|TS1||14°56′32.59″||101°58′34.10″||Rice fields||0–220 cm: Brown soil; no change in soil horizon observed|
|TS2||14°52′06.89″||101°57′58.69″||Sugar cane field||0–30 cm: Brown clay; compact and hard soil; massive structure|
|TS3||14°33′5.03″||104°56′14.76″||Oak field||0–18 cm: Humus layer|
|18–50 cm: Reddish-brown subsandy soil|
|TS4||15°09′0.77″||105°10′56.44″||Rice fields||0–12 cm: Gray-black root layer; a few plant roots and wormholes|
|12–47 cm: Fine silt|
|47–100 cm: Light yellow fine silt; numerous brown and yellow spots of iron rust|
|>100 cm: Iron manganese nodules layer; red black iron nodules|
|TS5||15°03′55.86″||104°55′7.50″||Wasteland||0–20 cm: Gray-black fine silt; planting layer|
|20–40 cm: Grey fine silt; existing a few roots|
|40–112 cm: Existing a small number of iron rusty spot and abundant iron and manganese nodules|
|112–180 cm: Red weathering crust|
|>180 cm: Bed Rock|
|TS6||14°58′33.11″||104°23′44.07″||Built-up land||0–20 cm: Fine silt; surface layer|
|20–105 cm: Fine silt|
|105–160 cm: Lime green sludge|
|160–205 cm: Iron manganese tuberculosis layer|
|205–405 cm: Lime green clay, lacustrine strata|
|>405 cm: red siltstone|
|TS7||15°11′59.35″||104°30′28.23″||Forest||0–50 cm: Fine silt; lots of plant roots|
After the removal of the plant residue, roots and stones, soil samples were ball milled to pass a 200-mesh sieve to make them homogenized with a grinding machine Retsch MM400 (Retsch GmbH, Haan, Germany). Total carbon (TC) and total nitrogen (TN) were measured with an elemental analyzer (Vario TOC cube; Elementar, Langenselbold, Germany) whose precision is C ± 0.1% and N ± 0.02%. The mixture of 1M KCl and 0.5M HCl was used to eliminate inorganic carbon and inorganic nitrogen (Kachurina et al., 2000; Midwood & Boutton, 1998). After being soaked with the mixture for 24 h, soil samples were washed with pure water repeatedly until they became neutral. Measured by the elemental analyzer again, total organic carbon (TOC) and total soil organic nitrogen (TON) were determined. Total inorganic carbon (TIC) was obtained by subtracting TOC from TC and total inorganic nitrogen (TIN) was obtained by subtracting TON from TN. After soil solutions (soil:water 1:2.5) were shaken and left to stand for 30 min, the pH was measured using a pH-meter (Navas et al., 2012), whose precision is ±0.05. Under heating conditions, 30% hydrogen peroxide was used to wipe out organic matter in soil and 10% HCl was used to wipe out soil carbonate. Finally, after dispersing these soil samples using ultrasounds physically, soil particle sizes were measured using a laser particle analyzer (Mastersizer 2000) (Ryżak & Bieganowski, 2011).
Correlation analysis was conducted using SPSS 20 (Statistical Package for Social Science) and all figures are produced with OriginPro 9.0 software and CorelDRAW Graphics Suite 2018.
Soil C, N, C/N and pH in surface layer
As shown in Table 2, soil pH is lower than seven at all sampling points, ranging from 4.2 to 6.1. Generally, pH values are little influenced by land use and they are relatively lower at the sampling points which are close to the central region of the Mun River Basin. In the surface layer, the C/N ratio ranges from 7.96 to 13.42. The lowest C/N ratio occurs at the sampling point TS6 which received little organic matter. Soil TC contents of forest lands (TS3: 19.98 g kg−1, TS7: 13.56 g kg−1) are similar with those of croplands (TS1: 18.11 g kg−1, TS2: 17.95 g kg−1). The TC contents are relatively lower at sampling points TS4, TS5 and TS6, in the range of 3.26–8.68 g kg−1. Soil TN, TOC, TON contents have similar distribution characteristics. One exception is TS7 has relatively lower TON content, just 0.56 g kg−1. Total inorganic carbon contents at TS4 and TS6 are much lower compared with those at other sampling points, while TIN contents at TS2 and TS4 are much lower compared with those at other sampling points.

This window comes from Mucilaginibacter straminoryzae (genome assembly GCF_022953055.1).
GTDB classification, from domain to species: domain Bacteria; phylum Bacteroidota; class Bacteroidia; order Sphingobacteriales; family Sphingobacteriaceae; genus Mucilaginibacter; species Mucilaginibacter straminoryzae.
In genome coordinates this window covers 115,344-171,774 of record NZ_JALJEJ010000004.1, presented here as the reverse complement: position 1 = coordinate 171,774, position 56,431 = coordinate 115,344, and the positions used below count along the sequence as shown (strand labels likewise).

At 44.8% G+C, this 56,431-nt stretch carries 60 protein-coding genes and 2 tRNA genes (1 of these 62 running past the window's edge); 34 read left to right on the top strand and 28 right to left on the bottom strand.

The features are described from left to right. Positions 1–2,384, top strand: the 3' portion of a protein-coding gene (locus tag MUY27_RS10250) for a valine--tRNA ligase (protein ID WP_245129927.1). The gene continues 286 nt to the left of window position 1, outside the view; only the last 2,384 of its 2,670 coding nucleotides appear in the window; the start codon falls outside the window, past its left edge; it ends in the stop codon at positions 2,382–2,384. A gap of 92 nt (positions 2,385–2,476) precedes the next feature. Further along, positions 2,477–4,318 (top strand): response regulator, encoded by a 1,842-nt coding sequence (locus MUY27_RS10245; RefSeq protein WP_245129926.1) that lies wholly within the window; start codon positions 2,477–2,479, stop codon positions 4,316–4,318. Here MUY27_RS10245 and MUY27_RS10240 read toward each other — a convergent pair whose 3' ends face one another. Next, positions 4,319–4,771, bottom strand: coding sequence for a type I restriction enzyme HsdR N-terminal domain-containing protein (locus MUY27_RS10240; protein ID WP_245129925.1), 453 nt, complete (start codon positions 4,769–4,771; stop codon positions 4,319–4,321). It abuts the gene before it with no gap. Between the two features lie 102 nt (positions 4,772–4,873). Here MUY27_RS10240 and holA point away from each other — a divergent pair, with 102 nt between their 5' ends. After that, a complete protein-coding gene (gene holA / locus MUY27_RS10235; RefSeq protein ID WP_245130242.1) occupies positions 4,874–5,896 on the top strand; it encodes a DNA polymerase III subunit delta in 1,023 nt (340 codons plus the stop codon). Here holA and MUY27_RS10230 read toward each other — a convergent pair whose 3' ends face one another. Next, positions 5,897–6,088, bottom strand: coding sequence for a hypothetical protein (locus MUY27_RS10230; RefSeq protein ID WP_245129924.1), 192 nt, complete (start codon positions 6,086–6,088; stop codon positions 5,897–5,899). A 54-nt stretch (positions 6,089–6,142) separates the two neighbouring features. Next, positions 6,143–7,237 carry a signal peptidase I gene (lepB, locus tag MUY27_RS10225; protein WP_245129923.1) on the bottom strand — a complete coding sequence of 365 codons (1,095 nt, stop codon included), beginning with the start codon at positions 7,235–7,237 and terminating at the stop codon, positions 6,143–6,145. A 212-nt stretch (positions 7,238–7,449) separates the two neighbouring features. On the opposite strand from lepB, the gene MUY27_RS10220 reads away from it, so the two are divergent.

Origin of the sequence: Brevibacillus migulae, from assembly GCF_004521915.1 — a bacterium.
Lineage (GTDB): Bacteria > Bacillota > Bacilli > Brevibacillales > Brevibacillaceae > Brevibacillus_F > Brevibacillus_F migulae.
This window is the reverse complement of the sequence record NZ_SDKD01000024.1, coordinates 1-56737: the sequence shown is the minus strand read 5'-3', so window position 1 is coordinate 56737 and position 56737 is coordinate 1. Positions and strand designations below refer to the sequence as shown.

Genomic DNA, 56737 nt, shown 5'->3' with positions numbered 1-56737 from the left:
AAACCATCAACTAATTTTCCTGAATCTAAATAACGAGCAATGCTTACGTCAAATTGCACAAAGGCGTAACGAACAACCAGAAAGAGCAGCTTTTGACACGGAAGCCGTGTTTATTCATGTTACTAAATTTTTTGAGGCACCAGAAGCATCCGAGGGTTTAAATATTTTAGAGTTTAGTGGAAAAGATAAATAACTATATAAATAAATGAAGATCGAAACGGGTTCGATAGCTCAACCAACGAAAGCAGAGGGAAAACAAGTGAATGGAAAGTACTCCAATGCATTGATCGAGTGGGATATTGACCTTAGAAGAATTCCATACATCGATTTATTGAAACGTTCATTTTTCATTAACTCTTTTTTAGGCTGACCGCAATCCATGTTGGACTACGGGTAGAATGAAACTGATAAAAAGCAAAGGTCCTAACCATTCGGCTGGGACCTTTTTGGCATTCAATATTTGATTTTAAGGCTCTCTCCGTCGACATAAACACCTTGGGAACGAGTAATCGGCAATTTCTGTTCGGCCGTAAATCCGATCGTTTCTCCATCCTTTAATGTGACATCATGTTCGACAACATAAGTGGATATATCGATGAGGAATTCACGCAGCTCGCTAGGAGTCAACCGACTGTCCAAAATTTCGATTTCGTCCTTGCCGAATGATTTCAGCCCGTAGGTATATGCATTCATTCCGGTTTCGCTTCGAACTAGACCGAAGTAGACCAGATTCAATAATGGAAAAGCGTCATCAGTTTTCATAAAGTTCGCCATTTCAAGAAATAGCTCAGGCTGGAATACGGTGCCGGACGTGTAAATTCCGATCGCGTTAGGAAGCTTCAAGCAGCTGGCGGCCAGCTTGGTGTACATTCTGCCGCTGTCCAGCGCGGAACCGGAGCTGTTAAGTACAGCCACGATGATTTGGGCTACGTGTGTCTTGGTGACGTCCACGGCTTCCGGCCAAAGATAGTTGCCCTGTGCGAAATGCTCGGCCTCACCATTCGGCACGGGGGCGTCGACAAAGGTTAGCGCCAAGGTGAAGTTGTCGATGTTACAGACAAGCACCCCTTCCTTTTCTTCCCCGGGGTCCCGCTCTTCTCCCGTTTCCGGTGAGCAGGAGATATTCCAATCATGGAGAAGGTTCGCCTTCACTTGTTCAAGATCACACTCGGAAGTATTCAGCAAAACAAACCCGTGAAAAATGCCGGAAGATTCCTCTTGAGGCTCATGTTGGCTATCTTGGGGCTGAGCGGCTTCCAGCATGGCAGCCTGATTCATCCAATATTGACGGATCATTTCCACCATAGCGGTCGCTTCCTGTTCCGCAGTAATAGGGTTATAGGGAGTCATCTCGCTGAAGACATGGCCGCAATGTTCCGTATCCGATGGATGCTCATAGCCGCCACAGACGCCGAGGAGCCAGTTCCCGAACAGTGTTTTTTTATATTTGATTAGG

|Land use type||pH||TC (g kg−1)||TN (g kg−1)||TOC (g kg−1)||TON (g kg−1)||TIC (g kg−1)||TIN (g kg−1)||C/N1|
|Sugar cane field||6.1||17.95||1.41||15.29||1.35||2.66||0.06||12.73|
Vertical distribution of soil C, N, C/N and pH
Figure 2 presents profile distribution characteristics of soil carbon and nitrogen (including TC, TOC, TIC, TN, TON, TIN) in different soil profiles. The TC, TOC, TN, TON contents in soil profiles TS1, TS2 and TS3 are higher than those in other soil profiles (Fig. 2). Generally, the four variables (TC, TOC, TN, TON) of soil below 20 cm in most profiles show relatively uniform distribution but a sharp decrease occurs at around 20 cm depth. As for TIC and TIN, their contents for all soil profiles are similar with each other at all depths. Compared with TOC and TON contents, TIC and TIN contents change dramatically along with soil depth. As shown in Fig. 3, pH values tend to increase with depth generally. But they show positive peaks at the middle sections of most soil profiles (except for TS2), which is particularly obvious in TS4 and TS6. On the other hand, C/N values (TC to TN ratio) tend to decrease with depth, which is contrary to the distribution tendency of pH values.